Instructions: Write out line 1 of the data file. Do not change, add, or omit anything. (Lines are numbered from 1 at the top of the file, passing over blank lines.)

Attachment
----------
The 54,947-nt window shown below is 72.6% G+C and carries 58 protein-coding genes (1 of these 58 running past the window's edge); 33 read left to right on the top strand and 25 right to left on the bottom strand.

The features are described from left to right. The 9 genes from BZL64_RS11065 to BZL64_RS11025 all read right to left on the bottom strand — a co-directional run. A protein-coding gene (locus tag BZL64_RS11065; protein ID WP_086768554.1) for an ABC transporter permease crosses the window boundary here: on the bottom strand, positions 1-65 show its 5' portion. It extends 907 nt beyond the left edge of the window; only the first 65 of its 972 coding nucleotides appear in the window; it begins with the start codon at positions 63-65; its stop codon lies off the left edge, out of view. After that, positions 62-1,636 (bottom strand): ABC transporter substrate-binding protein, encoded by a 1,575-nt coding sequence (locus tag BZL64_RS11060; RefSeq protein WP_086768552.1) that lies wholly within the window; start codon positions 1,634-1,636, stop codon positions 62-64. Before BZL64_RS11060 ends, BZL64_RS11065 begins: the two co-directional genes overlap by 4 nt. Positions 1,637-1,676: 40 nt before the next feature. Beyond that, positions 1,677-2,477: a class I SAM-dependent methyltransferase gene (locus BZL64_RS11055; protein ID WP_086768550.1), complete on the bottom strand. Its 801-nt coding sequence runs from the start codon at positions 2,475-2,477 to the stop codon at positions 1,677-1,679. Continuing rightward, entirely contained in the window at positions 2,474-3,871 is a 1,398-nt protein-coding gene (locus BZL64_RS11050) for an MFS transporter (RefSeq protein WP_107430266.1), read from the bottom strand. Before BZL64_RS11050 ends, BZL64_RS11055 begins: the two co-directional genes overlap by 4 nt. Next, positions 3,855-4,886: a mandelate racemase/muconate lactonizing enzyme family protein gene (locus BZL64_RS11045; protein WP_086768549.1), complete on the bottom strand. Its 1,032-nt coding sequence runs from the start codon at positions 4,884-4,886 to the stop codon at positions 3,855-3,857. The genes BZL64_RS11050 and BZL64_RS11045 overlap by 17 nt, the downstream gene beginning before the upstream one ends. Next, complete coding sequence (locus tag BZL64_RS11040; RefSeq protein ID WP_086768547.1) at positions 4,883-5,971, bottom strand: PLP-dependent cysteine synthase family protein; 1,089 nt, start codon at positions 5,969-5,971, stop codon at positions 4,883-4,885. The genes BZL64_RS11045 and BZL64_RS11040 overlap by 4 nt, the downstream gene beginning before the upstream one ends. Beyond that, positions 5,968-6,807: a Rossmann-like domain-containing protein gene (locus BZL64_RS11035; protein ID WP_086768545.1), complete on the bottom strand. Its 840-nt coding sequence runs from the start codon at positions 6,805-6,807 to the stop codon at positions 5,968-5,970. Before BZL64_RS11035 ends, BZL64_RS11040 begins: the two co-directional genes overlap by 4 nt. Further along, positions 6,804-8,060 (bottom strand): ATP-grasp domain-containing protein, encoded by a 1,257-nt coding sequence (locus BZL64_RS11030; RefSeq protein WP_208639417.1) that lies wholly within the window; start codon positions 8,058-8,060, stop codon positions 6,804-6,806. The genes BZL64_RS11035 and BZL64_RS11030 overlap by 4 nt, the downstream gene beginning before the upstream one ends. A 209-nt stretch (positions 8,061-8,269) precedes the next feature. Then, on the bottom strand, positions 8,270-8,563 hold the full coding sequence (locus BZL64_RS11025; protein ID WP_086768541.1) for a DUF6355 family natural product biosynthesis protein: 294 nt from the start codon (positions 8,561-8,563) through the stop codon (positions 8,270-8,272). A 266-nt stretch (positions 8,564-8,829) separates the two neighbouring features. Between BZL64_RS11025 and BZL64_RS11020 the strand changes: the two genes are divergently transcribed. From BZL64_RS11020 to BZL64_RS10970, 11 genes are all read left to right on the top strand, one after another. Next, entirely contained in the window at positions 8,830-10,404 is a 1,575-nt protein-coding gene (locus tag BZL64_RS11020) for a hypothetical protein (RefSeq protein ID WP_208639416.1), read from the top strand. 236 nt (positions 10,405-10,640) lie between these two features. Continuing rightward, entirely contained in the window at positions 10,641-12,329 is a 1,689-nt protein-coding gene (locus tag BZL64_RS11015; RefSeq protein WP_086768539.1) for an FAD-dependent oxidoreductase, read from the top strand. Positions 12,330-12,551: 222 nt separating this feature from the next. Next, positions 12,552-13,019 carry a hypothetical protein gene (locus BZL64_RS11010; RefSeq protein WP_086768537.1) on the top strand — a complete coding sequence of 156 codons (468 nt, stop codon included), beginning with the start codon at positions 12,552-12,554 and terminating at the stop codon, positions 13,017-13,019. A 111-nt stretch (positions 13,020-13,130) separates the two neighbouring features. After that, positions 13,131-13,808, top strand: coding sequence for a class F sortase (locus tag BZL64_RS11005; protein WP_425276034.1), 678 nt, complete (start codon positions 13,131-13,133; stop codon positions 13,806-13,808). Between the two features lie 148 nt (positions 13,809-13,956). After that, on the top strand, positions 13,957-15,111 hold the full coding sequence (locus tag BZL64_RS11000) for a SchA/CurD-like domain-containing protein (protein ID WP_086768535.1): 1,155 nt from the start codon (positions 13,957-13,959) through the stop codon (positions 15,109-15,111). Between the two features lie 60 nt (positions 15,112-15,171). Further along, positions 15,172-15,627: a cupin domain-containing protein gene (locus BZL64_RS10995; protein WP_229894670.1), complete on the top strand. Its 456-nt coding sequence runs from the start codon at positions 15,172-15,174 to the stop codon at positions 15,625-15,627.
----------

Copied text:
The 54,947-nt window shown below is 72.6% G+C and carries 58 protein-coding genes (1 of these 58 running past the window's edge); 33 read left to right on the top strand and 25 right to left on the bottom strand.